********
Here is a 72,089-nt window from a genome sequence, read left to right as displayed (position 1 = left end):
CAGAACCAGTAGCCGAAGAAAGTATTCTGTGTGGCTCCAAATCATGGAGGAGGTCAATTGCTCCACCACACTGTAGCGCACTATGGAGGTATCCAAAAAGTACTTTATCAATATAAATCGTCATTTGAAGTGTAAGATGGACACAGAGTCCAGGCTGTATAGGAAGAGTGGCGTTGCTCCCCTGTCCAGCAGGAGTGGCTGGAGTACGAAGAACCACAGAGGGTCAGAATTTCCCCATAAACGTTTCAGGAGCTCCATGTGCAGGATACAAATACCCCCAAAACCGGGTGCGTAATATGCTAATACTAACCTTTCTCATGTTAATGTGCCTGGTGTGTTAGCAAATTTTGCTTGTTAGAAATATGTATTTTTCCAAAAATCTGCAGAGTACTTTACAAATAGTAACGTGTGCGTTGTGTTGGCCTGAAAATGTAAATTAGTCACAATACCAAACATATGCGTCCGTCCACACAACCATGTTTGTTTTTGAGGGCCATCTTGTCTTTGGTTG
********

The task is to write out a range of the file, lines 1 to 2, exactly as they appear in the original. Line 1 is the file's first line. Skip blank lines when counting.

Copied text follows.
Here is a 72,089-nt window from a genome sequence, read left to right as displayed (position 1 = left end):
CAGAACCAGTAGCCGAAGAAAGTATTCTGTGTGGCTCCAAATCATGGAGGAGGTCAATTGCTCCACCACACTGTAGCGCACTATGGAGGTATCCAAAAAGTACTTTATCAATATAAATCGTCATTTGAAGTGTAAGATGGACACAGAGTCCAGGCTGTATAGGAAGAGTGGCGTTGCTCCCCTGTCCAGCAGGAGTGGCTGGAGTACGAAGAACCACAGAGGGTCAGAATTTCCCCATAAACGTTTCAGGAGCTCCATGTGCAGGATACAAATACCCCCAAAACCGGGTGCGTAATATGCTAATACTAACCTTTCTCATGTTAATGTGCCTGGTGTGTTAGCAAATTTTGCTTGTTAGAAATATGTATTTTTCCAAAAATCTGCAGAGTACTTTACAAATAGTAACGTGTGCGTTGTGTTGGCCTGAAAATGTAAATTAGTCACAATACCAAACATATGCGTCCGTCCACACAACCATGTTTGTTTTTGAGGGCCATCTTGTCTTTGGTTG